The current study measured experiences of vicarious trauma among Journalists. Vicarious trauma (M=41.90, SD= 7.28) eight-item scale, 7-point, Likert scoring was administered on 300 journalists working on the crime beat. Data were collected in April and May 2021. Findings portrayed that journalists experience trouble at work, focus, sensations of weakness, difficulty managing work content, exposure to traumatic material and narratives. There are gender-wise differences observed in the sample. The present study's findings will help design an intervention plan for journalists, which is helpful for them to minimize the adverse effects of traumatic experiences. For developing a targeted intervention plan, an initial analysis was conducted to observe the existing vicarious traumatization among journalists. For preliminary analysis research, the administration of the vicarious trauma scale for preliminary analysis research is poised directly to measure whether the target sample is experiencing the vicarious traumatization to lead to intervention development
Keywords. Trauma, Journalists, exposure.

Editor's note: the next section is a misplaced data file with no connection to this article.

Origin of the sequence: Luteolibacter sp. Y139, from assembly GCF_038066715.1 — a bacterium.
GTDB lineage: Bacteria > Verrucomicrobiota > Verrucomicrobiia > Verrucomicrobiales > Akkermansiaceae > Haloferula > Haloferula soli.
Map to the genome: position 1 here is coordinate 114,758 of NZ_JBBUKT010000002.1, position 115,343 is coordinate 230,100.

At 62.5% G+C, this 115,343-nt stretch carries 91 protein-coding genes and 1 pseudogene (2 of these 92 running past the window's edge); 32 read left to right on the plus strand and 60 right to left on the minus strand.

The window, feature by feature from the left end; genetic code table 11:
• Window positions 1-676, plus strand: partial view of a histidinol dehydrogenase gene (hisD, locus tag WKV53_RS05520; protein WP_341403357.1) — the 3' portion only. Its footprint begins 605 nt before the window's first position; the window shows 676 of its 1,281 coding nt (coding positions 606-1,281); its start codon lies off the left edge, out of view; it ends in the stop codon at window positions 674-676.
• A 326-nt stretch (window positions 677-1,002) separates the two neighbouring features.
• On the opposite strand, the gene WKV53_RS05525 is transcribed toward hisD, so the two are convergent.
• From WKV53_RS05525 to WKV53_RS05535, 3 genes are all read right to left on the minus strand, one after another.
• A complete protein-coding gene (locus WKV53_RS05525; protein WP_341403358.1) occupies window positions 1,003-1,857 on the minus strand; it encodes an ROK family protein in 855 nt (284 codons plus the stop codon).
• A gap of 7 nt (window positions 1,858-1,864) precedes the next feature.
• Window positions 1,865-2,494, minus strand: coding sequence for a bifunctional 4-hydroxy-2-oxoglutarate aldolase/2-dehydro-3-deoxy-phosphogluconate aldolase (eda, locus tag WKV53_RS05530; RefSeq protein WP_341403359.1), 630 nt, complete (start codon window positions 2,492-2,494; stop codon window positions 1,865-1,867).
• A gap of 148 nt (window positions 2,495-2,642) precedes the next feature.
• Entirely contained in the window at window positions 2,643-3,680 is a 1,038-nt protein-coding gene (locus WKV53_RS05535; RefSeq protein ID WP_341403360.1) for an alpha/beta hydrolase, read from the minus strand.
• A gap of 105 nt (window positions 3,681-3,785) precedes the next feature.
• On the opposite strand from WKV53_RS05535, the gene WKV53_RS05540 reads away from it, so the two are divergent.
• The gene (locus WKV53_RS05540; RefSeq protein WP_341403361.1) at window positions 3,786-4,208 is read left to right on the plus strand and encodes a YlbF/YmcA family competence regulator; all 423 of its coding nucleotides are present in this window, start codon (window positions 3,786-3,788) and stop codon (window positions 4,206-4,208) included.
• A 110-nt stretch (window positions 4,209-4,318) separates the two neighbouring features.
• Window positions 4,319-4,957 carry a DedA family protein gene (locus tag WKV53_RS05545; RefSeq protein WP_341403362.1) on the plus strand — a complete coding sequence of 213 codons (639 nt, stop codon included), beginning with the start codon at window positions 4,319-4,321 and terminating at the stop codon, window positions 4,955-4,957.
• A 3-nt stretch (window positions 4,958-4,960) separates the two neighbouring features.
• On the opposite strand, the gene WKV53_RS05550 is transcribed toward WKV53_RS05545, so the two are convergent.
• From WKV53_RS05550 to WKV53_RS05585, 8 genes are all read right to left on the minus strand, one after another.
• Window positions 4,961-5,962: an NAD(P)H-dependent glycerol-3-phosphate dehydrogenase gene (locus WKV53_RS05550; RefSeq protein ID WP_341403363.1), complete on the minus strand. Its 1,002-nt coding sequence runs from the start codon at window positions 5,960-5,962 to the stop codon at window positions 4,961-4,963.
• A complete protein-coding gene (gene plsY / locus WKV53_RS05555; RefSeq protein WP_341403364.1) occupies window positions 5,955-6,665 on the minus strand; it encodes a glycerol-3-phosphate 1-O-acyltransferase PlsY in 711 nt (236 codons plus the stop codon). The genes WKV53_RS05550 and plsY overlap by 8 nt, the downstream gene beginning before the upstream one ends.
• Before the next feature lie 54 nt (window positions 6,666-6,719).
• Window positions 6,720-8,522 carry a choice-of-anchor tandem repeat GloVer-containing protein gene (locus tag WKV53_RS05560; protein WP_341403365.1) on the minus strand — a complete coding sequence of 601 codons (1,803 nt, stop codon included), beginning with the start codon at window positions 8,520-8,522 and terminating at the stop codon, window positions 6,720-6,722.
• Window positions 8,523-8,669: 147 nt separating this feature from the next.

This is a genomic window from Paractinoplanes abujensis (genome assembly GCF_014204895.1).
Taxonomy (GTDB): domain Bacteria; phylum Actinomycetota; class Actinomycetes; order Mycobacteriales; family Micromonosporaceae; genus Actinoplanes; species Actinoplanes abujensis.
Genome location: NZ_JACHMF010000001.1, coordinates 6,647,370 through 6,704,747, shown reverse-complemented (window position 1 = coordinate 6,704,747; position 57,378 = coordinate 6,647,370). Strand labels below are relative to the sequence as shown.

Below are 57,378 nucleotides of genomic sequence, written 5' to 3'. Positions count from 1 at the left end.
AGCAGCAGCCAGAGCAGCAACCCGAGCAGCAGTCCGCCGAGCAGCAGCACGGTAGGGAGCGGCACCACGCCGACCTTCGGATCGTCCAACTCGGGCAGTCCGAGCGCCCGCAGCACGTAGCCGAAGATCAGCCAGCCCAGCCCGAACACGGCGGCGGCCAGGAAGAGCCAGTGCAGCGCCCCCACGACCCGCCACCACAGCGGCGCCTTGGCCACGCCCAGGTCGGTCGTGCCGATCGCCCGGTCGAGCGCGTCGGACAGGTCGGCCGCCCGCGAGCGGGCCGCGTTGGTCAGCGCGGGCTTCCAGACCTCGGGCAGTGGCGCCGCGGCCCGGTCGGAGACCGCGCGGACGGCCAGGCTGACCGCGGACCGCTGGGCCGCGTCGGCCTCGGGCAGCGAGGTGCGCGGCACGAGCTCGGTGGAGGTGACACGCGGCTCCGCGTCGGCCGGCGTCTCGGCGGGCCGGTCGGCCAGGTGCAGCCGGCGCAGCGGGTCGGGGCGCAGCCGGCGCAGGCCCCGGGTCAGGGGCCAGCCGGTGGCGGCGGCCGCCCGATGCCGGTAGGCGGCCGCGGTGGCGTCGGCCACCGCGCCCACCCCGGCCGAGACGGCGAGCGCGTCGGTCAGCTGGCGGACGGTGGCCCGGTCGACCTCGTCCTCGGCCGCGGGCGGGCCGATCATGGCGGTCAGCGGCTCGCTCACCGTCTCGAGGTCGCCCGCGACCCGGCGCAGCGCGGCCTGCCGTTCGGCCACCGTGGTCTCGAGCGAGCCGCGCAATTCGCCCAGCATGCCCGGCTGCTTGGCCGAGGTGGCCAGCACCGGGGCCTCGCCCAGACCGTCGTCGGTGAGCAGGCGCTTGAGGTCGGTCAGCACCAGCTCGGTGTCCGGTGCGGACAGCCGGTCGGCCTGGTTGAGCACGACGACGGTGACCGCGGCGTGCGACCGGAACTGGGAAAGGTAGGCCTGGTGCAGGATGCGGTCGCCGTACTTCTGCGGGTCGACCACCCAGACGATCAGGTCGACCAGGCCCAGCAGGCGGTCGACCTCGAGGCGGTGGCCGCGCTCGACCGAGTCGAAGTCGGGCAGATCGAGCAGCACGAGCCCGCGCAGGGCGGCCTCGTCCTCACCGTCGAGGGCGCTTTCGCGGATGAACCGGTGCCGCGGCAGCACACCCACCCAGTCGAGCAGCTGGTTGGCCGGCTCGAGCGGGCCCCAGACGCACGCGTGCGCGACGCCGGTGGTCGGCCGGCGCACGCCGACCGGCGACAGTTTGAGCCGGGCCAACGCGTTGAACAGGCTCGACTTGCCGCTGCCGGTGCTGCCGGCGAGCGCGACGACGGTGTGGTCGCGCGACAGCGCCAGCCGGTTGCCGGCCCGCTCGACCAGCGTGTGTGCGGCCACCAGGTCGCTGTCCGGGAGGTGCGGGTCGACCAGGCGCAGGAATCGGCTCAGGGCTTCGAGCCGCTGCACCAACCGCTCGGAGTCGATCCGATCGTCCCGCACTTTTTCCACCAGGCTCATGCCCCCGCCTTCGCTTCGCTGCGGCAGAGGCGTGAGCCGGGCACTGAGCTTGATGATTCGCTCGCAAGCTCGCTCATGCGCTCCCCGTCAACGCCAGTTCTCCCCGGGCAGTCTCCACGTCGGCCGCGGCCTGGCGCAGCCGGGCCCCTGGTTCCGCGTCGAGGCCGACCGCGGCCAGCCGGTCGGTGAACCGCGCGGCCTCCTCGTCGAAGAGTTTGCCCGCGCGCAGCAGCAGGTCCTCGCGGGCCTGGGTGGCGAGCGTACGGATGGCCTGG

Cross-media integration has increased the demand for new abilities, expertise, and insight among news journalists in the last fifteen years. The source of further information and communication technologies increases the demand for new skills, knowledge, and understanding (Hermida, 2014). From the comfort of their desk, journalists may get exposed to secondary trauma due to growing reliance on fast, cost-effective digital tools that have created such situations where they view horrific content all day on their desks. Journalists who are working in the office, on desks are majorly ignored considering their work does not require primary experience to trauma, whereas they have the secondary experience to trauma while writing the columns on trauma stories and editing horrific raw content, which itself becomes the source of vicarious traumatization. Journalists vicariously exposed to trauma events ultimately develop cognitive alterations that lead to work-related traumatization, also known as vicarious trauma among those who cover violence as part of their employment on a routine basis (Foa et al., 1999).